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The wildcat and the spread

Join Senior Editor Vic Ketchman as he tackles the fans' tough questions.

Alan from London, England:
For those of us that don't follow college football, what is the spread offense and how does it differ to the wildcat?

Vic: The spread uses three, four and five-wide receiver sets and often employs oversized line splits. The whole idea of the spread offense is to spread the field and create space to run and throw. In a typical spread offense formation, two wide receivers would line up left, two wide receivers would line up right, the quarterback would take the snap in a shotgun-type formation and he would be joined in the backfield by a running back. What's important to note is that in the spread, the quarterback is not only a passer, he's a running back. That's the number one distinguishing fact of the spread. The wildcat offense is distinguished by an unbalanced line and a running back taking the snap from center. The quarterback is on the field, but his primary function is to keep the defense in base personnel, which is achieved by merely having a true quarterback in the offensive huddle. The wildcat has some spread-formation elements to it, but the presence of a tight end in an unbalanced line makes it more akin to the old wing-t formation, which was distinguished by a wingback cocked at an angle off the tackle's hip, from which the tackle and the wingback executed a double-team block known as the "post and turn." That blocking technique is now forbidden but the tight end is a kind of wingback and the misdirection elements of the wildcat give it a wing-t flavor. The wildcat, at heart, is a power-rushing offense. The spread is all finesse. It creates a mismatch in personnel that I'll explain in my answer to the next question.

Matthew from Rustenburg, South Africa:
Is there a reason why more teams in the NFL haven't incorporated the spread offense? Does it just not work as well at this level?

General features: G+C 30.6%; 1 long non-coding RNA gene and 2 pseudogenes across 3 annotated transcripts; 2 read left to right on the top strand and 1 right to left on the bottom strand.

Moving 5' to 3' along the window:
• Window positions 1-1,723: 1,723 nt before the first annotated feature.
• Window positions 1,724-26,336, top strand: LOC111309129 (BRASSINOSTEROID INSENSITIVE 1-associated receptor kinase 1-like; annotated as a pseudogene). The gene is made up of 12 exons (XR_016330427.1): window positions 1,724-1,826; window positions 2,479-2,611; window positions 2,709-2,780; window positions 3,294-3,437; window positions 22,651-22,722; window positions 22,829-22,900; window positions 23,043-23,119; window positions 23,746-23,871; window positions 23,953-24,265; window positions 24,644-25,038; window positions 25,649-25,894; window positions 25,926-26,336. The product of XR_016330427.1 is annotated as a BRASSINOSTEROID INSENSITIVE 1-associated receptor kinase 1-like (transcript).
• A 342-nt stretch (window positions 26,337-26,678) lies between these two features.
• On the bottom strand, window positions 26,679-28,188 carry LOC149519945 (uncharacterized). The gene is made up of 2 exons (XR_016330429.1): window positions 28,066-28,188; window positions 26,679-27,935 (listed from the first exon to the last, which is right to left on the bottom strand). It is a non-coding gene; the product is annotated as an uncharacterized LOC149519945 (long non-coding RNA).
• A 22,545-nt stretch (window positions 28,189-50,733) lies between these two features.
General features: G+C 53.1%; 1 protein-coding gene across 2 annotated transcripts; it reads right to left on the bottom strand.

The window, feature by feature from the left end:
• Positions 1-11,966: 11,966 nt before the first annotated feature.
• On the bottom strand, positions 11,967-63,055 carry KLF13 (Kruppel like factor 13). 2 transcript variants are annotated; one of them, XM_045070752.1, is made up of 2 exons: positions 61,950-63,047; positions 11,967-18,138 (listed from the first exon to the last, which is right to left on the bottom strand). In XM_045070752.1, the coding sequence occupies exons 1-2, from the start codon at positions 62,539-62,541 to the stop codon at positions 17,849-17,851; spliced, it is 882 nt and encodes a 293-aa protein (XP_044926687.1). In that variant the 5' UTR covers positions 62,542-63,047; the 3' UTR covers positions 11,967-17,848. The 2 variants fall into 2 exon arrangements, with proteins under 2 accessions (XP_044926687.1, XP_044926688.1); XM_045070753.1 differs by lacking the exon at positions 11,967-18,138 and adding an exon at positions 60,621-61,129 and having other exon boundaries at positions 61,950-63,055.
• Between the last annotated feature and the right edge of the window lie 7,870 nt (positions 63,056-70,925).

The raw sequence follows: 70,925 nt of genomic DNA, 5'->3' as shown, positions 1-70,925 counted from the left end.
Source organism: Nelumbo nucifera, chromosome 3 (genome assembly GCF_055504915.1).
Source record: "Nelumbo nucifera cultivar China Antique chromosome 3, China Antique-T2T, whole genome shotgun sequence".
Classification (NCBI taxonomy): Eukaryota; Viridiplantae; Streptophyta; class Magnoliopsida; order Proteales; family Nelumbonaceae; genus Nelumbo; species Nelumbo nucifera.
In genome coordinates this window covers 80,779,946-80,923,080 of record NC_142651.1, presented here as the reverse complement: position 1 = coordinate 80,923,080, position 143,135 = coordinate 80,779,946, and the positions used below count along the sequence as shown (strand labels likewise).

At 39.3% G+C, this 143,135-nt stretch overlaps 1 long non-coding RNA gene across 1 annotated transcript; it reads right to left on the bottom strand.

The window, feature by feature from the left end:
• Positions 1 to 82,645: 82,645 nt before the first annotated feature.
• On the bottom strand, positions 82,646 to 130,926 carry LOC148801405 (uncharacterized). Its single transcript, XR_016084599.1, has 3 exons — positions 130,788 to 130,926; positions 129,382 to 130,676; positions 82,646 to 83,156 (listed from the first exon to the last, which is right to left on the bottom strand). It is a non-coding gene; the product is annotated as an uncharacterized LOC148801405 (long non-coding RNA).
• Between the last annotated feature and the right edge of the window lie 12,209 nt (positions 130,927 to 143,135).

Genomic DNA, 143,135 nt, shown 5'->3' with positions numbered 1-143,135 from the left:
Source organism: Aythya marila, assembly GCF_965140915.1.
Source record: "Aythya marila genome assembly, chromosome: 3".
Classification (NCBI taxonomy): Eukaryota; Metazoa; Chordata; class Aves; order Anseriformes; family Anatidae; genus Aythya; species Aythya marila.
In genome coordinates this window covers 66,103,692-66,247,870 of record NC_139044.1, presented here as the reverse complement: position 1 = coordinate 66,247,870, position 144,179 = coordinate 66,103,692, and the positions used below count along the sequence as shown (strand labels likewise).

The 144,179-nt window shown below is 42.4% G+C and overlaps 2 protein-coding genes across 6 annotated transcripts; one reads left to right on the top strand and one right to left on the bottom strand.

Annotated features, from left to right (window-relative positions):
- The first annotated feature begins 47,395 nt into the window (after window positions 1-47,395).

Vic: The reason you don't see a college-like spread offense used in the NFL is because, in the spread, the quarterback is a running back. That's the mismatch in personnel. Go back to that typical spread formation I posed. Against that alignment, the typical defensive formation would put three defensive backs against two wide receivers on each side of the field, leaving five defenders against five blockers, a running back and a quarterback. If the quarterback isn't a runner, five can be expected to handle six. In college football, however, the quarterback is a runner and five against seven is too much of a disadvantage for the defense to overcome. So, do you want to make your quarterback a runner? In the NFL, I don't think so. The oversized line splits would also create a problem in the pro game, as it would invite blitzing and that's not a formula for keeping your quarterback healthy, either. To make the spread work, NFL teams would have to have on their roster a quarterback with true running back skills, but the oversized line splits would still have to go because NFL defenses have too many great athletes to invite that kind of disruption on a play-by-play basis without disastrous results. Without the oversized line splits, I don't think the spread would be nearly as successful in the NFL as it is in college.

Stan from Jacksonville:
I think the problem with everyone's high expectations for the Jaguars is that they are formed based on good, developmental stories of young rookies posted on Can you bring us down to earth and explain to us all of the potential problems you are witnessing in OTAs?